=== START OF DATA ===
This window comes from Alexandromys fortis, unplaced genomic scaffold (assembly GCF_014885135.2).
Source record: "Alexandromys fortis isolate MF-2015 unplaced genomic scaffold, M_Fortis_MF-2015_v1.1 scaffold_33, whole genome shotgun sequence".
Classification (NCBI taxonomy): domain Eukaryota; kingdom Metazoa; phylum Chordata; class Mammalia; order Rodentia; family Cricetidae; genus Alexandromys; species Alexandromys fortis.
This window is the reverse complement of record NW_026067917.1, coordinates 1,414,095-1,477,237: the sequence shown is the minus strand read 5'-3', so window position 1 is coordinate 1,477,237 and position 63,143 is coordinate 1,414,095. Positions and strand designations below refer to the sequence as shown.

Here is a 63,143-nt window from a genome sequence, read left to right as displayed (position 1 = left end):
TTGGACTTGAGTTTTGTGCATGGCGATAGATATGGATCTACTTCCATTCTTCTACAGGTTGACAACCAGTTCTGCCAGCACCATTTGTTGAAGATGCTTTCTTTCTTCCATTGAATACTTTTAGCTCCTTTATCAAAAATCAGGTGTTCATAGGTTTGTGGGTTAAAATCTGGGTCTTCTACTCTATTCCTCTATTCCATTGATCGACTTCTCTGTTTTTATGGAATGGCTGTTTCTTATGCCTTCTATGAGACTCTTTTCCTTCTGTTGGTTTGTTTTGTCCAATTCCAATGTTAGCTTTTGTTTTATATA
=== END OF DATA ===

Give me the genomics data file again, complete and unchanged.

This window comes from Alexandromys fortis, unplaced genomic scaffold (assembly GCF_014885135.2).
Source record: "Alexandromys fortis isolate MF-2015 unplaced genomic scaffold, M_Fortis_MF-2015_v1.1 scaffold_33, whole genome shotgun sequence".
Classification (NCBI taxonomy): domain Eukaryota; kingdom Metazoa; phylum Chordata; class Mammalia; order Rodentia; family Cricetidae; genus Alexandromys; species Alexandromys fortis.
This window is the reverse complement of record NW_026067917.1, coordinates 1,414,095-1,477,237: the sequence shown is the minus strand read 5'-3', so window position 1 is coordinate 1,477,237 and position 63,143 is coordinate 1,414,095. Positions and strand designations below refer to the sequence as shown.

Here is a 63,143-nt window from a genome sequence, read left to right as displayed (position 1 = left end):
TTGGACTTGAGTTTTGTGCATGGCGATAGATATGGATCTACTTCCATTCTTCTACAGGTTGACAACCAGTTCTGCCAGCACCATTTGTTGAAGATGCTTTCTTTCTTCCATTGAATACTTTTAGCTCCTTTATCAAAAATCAGGTGTTCATAGGTTTGTGGGTTAAAATCTGGGTCTTCTACTCTATTCCTCTATTCCATTGATCGACTTCTCTGTTTTTATGGAATGGCTGTTTCTTATGCCTTCTATGAGACTCTTTTCCTTCTGTTGGTTTGTTTTGTCCAATTCCAATGTTAGCTTTTGTTTTATATA